Recent Reading: Lydia Millet & Ethan Hawke

For my Hot Off the Press class, last week we discussed A Children’s Bible by Lydia Millet, chosen because this session we are reading prize winners or nominees, and this book was on a lot of “best of 2020” and award lists.

I liked it very much and was surprised how many of the class participants did not enjoy the book.

What I liked… The writing is excellent (we all agreed on that). The story is told from the point of view of a teenager and I think she did a great job with the voice; it was very convincing. (Although I can’t say I’m the best judge of authentic teenager speak these days!)

The frame of the story is that a group of families rent a big old mansion (said to have been built and owned by “robber barons”) near a lake and the ocean somewhere in New England to spend the summer with their families. The parents are old college friends and haven’t all been together for a long time. They are artsy professionals. The kids all sleep upstairs in the attic and totally disdain their parents – in fact they won’t even admit to each other which ones of those embarrassing adults are in fact their particular parents.

All goes wrong when a storm hits and, since this is climate change fiction, the storm changes the world. It’s actually many ongoing storms that devastate the eastern seaboard. The kids escape to a farm, leaving their parents behind.

The book is a parable. It’s a devastating critique of people ignoring climate change. As the author said in a separate interview, she can’t understand why more people aren’t freaking out about the issue, and this is her call to arms. She herself has a master’s degree in environmental policy and works at the Center for Biological Diversity.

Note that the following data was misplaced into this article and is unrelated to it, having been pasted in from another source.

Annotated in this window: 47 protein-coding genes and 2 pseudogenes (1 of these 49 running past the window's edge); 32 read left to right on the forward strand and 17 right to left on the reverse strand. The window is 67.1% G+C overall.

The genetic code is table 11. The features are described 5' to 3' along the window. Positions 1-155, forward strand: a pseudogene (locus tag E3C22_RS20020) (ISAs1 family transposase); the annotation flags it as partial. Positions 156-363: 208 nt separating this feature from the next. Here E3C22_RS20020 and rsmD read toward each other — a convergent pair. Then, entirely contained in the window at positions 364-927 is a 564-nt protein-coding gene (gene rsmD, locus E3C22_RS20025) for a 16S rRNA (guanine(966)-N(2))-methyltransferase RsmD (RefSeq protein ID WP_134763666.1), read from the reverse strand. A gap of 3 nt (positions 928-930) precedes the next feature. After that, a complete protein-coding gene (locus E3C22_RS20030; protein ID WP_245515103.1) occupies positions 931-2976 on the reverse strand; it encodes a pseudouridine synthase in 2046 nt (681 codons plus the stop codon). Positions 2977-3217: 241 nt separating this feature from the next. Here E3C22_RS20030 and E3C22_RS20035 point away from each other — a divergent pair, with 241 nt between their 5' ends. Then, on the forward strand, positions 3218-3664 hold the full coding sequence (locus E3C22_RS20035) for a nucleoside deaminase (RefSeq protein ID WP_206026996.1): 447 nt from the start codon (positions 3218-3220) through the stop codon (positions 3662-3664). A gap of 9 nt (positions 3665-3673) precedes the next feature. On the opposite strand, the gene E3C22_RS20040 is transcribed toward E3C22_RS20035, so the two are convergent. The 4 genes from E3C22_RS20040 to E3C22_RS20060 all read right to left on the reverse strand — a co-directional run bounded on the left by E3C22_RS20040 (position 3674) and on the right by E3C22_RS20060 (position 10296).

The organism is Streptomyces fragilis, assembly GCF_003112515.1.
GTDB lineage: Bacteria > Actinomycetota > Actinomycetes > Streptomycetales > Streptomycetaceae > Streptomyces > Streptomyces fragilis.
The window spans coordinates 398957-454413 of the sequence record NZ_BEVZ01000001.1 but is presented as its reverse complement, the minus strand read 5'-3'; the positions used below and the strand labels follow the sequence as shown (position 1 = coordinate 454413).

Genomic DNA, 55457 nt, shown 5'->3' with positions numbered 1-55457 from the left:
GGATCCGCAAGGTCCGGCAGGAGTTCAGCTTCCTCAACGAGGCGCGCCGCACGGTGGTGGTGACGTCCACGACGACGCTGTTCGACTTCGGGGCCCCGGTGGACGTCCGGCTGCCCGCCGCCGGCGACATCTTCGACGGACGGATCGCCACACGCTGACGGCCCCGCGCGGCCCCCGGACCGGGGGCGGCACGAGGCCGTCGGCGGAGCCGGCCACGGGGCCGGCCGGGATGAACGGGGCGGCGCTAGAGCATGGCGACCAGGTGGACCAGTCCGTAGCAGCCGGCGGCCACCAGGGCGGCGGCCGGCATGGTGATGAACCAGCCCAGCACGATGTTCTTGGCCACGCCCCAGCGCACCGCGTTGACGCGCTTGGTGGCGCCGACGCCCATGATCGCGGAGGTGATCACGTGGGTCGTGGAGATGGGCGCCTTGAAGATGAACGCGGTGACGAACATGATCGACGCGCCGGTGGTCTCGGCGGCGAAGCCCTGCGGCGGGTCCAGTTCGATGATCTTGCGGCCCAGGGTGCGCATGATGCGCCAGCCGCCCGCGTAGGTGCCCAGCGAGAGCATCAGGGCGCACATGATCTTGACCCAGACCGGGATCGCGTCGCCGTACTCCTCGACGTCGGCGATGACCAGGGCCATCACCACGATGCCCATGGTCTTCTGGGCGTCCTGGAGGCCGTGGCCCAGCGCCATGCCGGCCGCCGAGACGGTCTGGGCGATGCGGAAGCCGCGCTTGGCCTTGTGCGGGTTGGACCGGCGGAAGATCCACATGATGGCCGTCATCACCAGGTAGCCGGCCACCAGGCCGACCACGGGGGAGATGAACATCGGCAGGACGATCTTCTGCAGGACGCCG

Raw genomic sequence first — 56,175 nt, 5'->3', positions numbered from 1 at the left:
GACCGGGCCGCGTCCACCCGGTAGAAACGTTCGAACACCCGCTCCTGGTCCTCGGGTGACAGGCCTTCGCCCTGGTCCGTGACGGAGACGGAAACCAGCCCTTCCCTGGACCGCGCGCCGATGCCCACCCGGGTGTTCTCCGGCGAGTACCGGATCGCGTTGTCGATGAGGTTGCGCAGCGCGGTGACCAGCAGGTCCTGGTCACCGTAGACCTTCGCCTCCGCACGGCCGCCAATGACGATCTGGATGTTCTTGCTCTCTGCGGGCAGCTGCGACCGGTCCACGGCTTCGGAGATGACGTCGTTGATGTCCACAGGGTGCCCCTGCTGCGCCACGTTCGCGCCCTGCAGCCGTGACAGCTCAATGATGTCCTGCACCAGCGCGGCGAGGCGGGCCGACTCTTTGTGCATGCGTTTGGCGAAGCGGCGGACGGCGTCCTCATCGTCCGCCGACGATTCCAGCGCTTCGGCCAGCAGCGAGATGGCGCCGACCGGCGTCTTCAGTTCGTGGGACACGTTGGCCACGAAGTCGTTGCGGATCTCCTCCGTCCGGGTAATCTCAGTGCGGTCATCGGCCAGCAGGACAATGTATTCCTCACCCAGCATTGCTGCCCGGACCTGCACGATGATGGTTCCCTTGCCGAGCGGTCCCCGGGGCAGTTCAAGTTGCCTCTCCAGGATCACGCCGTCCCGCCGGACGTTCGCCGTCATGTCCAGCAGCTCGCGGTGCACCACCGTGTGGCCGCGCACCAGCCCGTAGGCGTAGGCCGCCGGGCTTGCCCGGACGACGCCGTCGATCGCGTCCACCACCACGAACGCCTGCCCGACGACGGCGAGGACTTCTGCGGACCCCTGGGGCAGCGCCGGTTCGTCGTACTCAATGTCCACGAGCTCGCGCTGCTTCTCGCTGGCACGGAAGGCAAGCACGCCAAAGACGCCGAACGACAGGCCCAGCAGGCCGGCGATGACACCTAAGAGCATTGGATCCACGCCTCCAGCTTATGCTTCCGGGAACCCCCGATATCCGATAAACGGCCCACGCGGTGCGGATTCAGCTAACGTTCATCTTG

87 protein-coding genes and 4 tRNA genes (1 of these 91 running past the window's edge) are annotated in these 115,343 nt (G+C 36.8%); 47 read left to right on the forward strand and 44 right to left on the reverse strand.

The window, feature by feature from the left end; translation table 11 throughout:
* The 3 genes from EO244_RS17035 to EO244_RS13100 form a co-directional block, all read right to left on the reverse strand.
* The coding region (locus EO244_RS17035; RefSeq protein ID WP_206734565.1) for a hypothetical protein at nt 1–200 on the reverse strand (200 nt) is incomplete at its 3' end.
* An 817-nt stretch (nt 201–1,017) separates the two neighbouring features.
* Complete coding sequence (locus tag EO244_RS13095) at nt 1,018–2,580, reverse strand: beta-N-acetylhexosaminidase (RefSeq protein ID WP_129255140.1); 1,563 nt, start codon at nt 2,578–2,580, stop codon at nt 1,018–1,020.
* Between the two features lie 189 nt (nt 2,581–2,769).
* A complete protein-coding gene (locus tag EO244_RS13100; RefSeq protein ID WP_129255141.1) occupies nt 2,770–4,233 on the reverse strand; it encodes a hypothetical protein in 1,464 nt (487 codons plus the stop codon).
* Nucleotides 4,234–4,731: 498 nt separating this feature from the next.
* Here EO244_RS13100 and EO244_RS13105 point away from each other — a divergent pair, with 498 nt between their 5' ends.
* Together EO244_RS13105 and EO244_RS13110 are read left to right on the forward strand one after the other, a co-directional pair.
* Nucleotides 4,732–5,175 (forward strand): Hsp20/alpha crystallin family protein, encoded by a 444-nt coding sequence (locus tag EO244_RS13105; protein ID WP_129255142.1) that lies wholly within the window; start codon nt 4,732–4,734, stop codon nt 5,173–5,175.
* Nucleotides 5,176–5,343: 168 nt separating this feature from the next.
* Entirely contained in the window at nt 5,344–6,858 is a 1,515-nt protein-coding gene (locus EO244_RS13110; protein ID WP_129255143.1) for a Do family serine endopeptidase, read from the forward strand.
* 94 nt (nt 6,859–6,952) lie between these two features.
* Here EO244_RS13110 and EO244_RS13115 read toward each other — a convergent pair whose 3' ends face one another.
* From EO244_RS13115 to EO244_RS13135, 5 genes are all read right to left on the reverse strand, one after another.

Readers felt the parents were presented as too “extreme,” i.e. all bad – a bunch of uncaring, oblivious slugs. I guess my response to that is: unreliable narrator.

The bible referred to in the title is a children’s bible that one of the young characters, the narrator’s younger brother Jack, is given by one of the parents and begins to read, well, religiously. His own take on the bible has to do with science and nature, and his interpretation of the book leads him to do things like collect the animals and bring them to safety before the flood. I enjoyed finding the many other biblical parallels in the story.

Another Book

I also just read Ethan Hawke’s new novel A Bright Ray of Darkness. The multi-talented Hawke tells the story of an actor whose marriage is falling apart and who is being featured in the tabloids because he recently got caught cheating on his wife. He is also, as the book begins, heading into rehearsals for a performance of Shakespeare’s “Henry the IV Parts 1 & 2” on Broadway, where he is playing the role of Hotspur. If you’re thinking that Ethan Hawke had some very similar circumstances in his own life, you’d be right. His marriage to Uma Thurman did fall apart amid rumors of his infidelity, and he did play Hotspur at Lincoln Center – I was lucky enough to see that performance, with Hawke, Kevin Kline, Audra McDonald and others. So we’ve got ourselves a roman à clef here.

But never mind that. What we have is a fascinating story on many levels. We see a man going through turmoil and major life change and how he deals with it. And we get a wonderful peek behind the scenes at the theatre into how a play is put together.

The book takes an approach that I’ve seen with other writers such as Sigrid Nunez and, from what I know of the work of Rachel Cusk, she does this too, which is that each chapter hangs on an encounter and a long conversation with a different character whom our protagonist encounters somehow (in his work, at a bar, at a party…) and the conversation and/or the action with this character provide the plot for that chapter. So it’s a book packed with various philosophies of life and, although some of them are too talky, it’s all very interesting.

And the main goal of the character, I think, is to learn to like himself. To be proud of himself and feel good about what he can do and has accomplished and to feel hopeful for his own future. And I can relate to that!

Author: Lynn Rosen

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